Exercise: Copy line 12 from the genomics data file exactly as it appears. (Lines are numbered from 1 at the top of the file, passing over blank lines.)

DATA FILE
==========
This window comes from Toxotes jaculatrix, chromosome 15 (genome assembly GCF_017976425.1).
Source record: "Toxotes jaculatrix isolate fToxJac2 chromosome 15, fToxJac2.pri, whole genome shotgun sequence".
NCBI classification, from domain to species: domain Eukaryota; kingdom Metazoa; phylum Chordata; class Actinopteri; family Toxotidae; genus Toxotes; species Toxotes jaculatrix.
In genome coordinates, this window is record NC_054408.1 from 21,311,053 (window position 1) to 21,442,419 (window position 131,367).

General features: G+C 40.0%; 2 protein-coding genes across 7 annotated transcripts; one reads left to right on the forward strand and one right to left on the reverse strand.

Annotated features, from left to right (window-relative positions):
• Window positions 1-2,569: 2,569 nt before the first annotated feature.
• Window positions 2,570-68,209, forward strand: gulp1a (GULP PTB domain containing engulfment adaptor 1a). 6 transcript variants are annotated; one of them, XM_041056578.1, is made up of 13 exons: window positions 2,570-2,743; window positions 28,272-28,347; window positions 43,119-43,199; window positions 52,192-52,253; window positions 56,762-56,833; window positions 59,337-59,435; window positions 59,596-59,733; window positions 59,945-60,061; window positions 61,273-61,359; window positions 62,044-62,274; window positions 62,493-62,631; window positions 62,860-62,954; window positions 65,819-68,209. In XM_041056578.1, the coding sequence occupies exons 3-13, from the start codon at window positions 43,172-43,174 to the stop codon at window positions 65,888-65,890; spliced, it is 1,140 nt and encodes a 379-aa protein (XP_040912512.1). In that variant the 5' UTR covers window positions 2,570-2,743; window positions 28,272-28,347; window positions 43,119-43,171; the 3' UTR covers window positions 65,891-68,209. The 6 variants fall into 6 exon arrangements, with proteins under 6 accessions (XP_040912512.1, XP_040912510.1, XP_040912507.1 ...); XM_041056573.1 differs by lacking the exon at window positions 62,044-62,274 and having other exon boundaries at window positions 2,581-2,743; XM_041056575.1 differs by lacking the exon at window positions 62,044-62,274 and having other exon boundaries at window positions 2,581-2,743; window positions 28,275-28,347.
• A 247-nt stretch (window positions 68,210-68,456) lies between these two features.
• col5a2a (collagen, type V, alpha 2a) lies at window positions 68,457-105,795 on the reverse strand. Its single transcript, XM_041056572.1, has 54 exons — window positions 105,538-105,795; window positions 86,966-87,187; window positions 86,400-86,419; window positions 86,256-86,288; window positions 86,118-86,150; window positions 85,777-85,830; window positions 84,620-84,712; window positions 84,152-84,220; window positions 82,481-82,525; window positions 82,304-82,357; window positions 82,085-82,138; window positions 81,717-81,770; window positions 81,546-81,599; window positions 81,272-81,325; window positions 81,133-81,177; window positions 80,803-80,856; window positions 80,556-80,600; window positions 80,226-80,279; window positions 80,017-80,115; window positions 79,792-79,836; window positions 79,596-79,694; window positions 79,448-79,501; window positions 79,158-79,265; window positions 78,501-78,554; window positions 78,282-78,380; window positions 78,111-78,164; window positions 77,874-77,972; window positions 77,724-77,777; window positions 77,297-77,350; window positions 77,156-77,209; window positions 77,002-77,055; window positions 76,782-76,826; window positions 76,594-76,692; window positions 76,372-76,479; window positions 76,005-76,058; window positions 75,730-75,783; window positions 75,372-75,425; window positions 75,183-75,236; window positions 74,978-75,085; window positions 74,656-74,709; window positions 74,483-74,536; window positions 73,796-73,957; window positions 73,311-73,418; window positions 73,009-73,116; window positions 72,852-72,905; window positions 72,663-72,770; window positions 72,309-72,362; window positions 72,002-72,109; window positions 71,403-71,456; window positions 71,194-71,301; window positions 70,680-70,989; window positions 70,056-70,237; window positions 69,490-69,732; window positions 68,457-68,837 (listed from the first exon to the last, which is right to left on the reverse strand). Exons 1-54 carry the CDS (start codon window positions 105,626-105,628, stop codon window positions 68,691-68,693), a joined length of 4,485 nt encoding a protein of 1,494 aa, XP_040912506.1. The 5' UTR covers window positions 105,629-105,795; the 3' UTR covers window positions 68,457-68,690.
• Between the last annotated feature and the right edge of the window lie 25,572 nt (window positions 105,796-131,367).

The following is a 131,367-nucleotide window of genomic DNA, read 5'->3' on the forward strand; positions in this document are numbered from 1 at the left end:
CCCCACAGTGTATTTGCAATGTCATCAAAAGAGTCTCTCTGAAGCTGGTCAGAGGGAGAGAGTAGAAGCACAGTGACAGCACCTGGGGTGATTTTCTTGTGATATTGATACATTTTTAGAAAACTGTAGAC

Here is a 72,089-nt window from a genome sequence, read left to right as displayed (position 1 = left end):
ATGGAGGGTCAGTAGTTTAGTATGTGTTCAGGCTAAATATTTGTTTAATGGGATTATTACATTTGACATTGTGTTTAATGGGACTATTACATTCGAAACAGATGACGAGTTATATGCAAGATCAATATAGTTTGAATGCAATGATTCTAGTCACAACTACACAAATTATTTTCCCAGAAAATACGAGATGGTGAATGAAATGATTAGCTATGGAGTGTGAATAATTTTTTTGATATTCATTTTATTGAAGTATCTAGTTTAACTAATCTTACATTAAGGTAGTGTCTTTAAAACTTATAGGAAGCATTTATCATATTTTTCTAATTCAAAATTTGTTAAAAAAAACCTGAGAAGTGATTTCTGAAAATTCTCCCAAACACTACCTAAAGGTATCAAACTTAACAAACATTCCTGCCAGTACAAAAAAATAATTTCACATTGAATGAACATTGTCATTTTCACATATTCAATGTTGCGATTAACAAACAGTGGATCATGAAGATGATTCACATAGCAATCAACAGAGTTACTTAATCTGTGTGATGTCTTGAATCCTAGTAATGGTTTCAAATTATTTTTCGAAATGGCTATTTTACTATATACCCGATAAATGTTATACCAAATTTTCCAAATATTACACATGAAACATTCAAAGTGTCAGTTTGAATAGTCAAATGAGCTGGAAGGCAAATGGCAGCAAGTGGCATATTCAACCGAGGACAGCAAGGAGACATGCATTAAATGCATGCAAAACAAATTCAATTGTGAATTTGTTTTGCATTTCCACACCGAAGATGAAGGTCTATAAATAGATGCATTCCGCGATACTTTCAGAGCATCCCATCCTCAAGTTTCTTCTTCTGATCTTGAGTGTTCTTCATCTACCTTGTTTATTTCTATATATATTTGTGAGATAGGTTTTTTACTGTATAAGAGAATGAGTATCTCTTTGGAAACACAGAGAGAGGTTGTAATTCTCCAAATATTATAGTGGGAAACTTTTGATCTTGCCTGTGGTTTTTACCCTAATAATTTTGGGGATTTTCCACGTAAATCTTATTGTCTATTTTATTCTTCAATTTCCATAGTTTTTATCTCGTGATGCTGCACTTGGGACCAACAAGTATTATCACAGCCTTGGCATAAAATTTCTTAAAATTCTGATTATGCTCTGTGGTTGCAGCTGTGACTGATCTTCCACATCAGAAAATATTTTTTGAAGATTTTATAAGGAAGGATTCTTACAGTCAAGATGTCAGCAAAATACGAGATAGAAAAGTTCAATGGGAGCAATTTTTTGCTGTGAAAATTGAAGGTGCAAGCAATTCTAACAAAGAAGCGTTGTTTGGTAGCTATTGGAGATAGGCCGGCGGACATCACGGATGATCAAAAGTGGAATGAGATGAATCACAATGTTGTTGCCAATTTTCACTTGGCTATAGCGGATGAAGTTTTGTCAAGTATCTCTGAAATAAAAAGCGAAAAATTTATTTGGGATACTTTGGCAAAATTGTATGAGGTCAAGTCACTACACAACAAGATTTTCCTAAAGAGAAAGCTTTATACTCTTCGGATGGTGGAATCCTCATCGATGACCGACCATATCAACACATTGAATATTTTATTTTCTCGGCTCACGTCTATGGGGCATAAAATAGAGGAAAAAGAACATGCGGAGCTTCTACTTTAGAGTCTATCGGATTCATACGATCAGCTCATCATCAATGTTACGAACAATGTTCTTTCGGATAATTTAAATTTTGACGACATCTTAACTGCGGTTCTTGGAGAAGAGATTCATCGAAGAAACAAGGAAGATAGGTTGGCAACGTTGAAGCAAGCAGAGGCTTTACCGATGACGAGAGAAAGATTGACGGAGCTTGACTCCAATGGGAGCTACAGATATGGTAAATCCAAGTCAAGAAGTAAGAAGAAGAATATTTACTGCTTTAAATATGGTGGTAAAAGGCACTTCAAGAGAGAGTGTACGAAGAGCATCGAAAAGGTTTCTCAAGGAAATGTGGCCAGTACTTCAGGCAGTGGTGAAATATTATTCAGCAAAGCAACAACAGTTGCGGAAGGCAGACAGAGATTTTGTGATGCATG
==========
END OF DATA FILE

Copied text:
The following is a 131,367-nucleotide window of genomic DNA, read 5'->3' on the forward strand; positions in this document are numbered from 1 at the left end: